Update 1, the first of Autodesk’s Updates (formerly Service Packs) for AutoCAD 2010 is now out for AutoCAD and AutoCAD LT. Equivalent updates for various verticals will follow soon. The Readme contains information about what was fixed, so I won’t reproduce that here.
As always, read the readme first and exercise the usual paranoia. However, my experience of the pre-release versions of this Update has been positive.
As I mentioned in my last post, I had some reservations about the code provided by Autodesk to deal with suspect acad.vlx and logo.gif files. Based on a suggestion from Jimmy Bergmark, I have written my own, safer version which you can download here: clean_virus_safe.lsp.
The comments at the top of the clean_virus_safe.lsp file explain what to do with it, but I will reproduce some of the relevant points here.
- Purpose: Checks for existence of acad.vlx and logo.gif files, which are associated with virus AL/Logo-A, also known as ACAD/Unexplode, ACAD/Agent.A or ACM_UNEXPLODE.B. Written as a safer alternative to Autodesk’s code which deletes suspect files without prior warning. This code renames the files instead.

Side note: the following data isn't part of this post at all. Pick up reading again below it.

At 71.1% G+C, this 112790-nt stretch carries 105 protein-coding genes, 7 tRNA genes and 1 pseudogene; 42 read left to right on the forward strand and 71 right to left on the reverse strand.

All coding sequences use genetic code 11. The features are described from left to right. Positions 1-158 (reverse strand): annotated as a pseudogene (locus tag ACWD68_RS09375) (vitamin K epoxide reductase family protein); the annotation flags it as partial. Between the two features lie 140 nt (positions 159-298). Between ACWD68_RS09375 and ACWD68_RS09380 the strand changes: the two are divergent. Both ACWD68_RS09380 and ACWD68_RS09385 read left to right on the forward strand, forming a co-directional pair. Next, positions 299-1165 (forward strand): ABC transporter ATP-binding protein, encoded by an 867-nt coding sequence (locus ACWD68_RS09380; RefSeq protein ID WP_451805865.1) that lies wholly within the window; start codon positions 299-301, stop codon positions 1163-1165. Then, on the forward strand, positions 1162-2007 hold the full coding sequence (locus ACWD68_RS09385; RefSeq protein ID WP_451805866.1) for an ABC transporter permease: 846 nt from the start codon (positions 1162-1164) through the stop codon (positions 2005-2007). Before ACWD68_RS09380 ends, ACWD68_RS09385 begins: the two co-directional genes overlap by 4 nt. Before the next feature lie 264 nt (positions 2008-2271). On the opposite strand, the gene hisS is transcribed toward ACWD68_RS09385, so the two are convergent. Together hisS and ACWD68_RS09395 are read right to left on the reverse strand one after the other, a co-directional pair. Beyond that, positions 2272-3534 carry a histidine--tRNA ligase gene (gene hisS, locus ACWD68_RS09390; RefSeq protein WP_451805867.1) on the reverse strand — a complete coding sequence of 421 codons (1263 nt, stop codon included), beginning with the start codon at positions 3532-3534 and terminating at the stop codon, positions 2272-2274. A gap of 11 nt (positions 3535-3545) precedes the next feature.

- Legal: Provided as-is with no warranty whatsoever, use at own risk. May be distributed freely.
- Usage: Append the contents of this file into a startup LISP file (e.g. acaddoc.lsp in your search path – …
Shaan Hurley has posted some useful information about another AutoCAD-based virus that is doing the rounds, and I strongly suggest you read it. However, I have some reservations about the solution that is posted there and in the Autodesk knowledgebase.
The LISP code suggested will delete any files called acad.vlx or logo.gif that are located in the current user’s current AutoCAD search path. There are a couple of problems with that.
- The search path will change depending on the user, the profile, the startup folder and the drawing folder. That means you can’t just use the code once and expect the problem to go away; the code will need to remain in place permanently to ensure it does not recur. That may not be a huge problem, although it will have a performance penalty (particularly where the search path is long and/or includes network paths) …